On a slightly separate note, regarding @owocki’s comment on streams going independent – an idea that might be interesting to explore is Orca Pods. Of course, I have far less context on how Gitoin governance works but this immediately came to mind as I was reading the challenge/opportunity of how to think about sub-daos. (Pods are small working groups, usually centred around one expertise. Each pod has its own multi-sig wallet that is controlled by the pod members. So pods can be thought of as mini-DAOs within a larger DAO.) Although they are not yet active and still developing the product, it might be a useful mental model to think about and possibly an aligned protocol to build synergies with.

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I also think that folks should look at @pet3rpan 's framework for governance minimized DAOs + subDAOS: https://twitter.com/pet3rpan_/status/1505977366991974402

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Would love to have you involved here, I’m going to reach out to everyone that responded or DM’d with their interest this week to get a first call on the books. I definitely think the impact DAO research you conducted is super relevant to helping build a framework for + rank order potential candidates.

Also love the idea of Orca pods as a potential way to build out the different control structures for each independent grantee on the meta governance side. That said, I think that’s likely a consideration down the road as IMO the social coordination should always precede formalization via tools. Will definitely ping Julia for her thoughts as well though!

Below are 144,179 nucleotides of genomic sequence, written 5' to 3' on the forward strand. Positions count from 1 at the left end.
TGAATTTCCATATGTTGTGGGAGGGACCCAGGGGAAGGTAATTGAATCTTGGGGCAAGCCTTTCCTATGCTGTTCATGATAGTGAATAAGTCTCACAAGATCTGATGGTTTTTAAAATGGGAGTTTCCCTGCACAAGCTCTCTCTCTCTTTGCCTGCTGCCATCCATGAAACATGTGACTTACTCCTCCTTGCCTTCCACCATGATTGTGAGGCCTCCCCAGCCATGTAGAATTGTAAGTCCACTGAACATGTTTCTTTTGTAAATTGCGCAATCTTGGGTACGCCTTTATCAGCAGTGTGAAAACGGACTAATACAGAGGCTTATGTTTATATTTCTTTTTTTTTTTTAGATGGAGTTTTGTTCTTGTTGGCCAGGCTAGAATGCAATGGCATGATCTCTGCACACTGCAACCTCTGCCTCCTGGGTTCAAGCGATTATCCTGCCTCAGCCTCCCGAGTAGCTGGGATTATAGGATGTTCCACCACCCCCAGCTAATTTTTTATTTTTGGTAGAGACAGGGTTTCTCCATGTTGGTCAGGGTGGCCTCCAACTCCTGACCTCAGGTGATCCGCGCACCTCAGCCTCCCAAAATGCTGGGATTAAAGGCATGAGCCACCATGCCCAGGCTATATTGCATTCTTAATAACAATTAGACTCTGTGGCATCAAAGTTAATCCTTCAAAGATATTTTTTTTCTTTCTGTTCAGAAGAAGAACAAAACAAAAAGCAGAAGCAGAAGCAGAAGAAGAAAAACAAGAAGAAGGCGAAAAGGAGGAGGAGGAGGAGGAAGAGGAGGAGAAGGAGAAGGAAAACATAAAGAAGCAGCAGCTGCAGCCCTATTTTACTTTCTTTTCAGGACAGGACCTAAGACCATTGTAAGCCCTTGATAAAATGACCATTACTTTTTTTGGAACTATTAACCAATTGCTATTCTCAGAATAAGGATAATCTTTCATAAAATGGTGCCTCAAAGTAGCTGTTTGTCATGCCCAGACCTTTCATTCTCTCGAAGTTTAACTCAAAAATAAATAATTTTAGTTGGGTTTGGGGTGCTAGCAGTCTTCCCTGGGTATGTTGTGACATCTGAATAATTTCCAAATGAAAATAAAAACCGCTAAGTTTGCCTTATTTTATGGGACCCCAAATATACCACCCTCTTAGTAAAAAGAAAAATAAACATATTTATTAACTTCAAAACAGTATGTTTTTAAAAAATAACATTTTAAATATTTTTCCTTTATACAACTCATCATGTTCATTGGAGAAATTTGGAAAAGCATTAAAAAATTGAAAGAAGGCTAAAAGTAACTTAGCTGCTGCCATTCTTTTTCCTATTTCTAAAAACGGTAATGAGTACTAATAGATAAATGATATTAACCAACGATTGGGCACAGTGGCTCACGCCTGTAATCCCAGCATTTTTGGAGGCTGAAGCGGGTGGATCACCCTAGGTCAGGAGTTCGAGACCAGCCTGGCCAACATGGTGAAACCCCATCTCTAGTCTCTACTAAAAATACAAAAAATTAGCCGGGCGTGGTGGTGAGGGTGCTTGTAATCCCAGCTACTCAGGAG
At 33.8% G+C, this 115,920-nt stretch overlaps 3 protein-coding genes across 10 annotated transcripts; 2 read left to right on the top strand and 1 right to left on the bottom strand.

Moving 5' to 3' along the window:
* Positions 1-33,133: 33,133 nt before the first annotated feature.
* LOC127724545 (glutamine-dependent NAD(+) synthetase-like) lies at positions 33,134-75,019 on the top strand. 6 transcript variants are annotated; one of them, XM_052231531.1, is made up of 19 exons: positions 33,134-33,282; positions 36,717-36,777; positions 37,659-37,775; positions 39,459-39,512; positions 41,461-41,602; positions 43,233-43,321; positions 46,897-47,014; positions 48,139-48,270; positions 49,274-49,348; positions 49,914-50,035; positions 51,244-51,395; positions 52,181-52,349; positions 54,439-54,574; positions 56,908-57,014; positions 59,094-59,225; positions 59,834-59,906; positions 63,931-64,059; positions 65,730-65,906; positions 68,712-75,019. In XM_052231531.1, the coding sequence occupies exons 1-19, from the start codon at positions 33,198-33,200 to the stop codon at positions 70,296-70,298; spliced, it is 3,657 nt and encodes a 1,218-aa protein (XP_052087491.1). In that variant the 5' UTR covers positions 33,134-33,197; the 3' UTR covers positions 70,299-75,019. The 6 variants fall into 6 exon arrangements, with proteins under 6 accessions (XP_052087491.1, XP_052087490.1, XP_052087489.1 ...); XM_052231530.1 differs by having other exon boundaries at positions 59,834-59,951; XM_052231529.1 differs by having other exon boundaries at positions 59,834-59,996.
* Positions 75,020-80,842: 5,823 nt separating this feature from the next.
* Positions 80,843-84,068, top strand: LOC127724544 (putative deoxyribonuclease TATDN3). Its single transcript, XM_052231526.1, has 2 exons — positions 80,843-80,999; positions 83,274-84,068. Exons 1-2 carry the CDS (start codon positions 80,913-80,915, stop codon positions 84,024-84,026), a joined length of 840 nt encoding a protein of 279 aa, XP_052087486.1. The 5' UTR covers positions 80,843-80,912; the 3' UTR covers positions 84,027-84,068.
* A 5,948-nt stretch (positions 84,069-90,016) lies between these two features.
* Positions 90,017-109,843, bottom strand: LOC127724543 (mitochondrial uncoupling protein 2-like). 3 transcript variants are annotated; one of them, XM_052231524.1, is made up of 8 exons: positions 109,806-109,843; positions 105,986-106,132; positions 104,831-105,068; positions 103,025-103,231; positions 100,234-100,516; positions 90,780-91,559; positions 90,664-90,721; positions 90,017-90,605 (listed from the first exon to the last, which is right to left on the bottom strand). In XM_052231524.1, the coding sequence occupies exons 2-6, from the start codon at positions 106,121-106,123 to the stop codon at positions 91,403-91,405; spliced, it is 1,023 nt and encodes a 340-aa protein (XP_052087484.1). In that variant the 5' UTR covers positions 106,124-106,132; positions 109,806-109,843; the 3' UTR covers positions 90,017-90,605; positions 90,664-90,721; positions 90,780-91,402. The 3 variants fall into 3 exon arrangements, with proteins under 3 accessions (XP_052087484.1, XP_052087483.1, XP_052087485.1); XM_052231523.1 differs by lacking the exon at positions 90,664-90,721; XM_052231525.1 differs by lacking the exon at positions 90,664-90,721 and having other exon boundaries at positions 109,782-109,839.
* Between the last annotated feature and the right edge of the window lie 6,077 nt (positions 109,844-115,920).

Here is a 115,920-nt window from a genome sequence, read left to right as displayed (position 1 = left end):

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I love this initiative; I just talked to @vgk about it and would love to get more involved.

I like the thinking around risk/rewards or cost/impact; I think those are very simple but powerful primitives.
But as you mentioned, some partnerships might need a high amount grants to create reasonable engagement. I would add that it will also require high effort; someone should probably manage this partnership and be actively engaged in their governance, product development, strategy … and that can be a full-time job.

I would put even more emphasis on this - the problem with VC money as I see it is that it’s just the money without the commitment and support. VC-funded DAOs very often struggle with governance engagement as there are no clear incentives to be involved for the VCs. I believe if we are creating an ecosystem of DAOs, something like business partnerships, there are incentives in place to make sure that we are supporting each other as we depend on each other success.

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Hello again Scott! It’s great to see this initiative being created, it’s also related to the discussions that me and @David_Dyor have been having since GR12 and it fits with the future vision we see for the GIA.

We haven’t met, but I’m the person that from GR13 has been entrusted to ensure that all our grants are being reviewed by the community, credible neutrality is maintained, our grant eligibility criteria are respected all while during the round grants are being approved in under 48 hours.

It would be amazing to have somebody from the Grant Investigation Agency(within the FDD) participate in the Mutual Grants Committee. I believe that @David_Dyor and/or me should be in the loop due to our experience with the grant review/appeal/dispute and especially because of the recent evolutions of fraudulent behavior which require ever evolving eligibility criteria, processes and thorough grant investigations.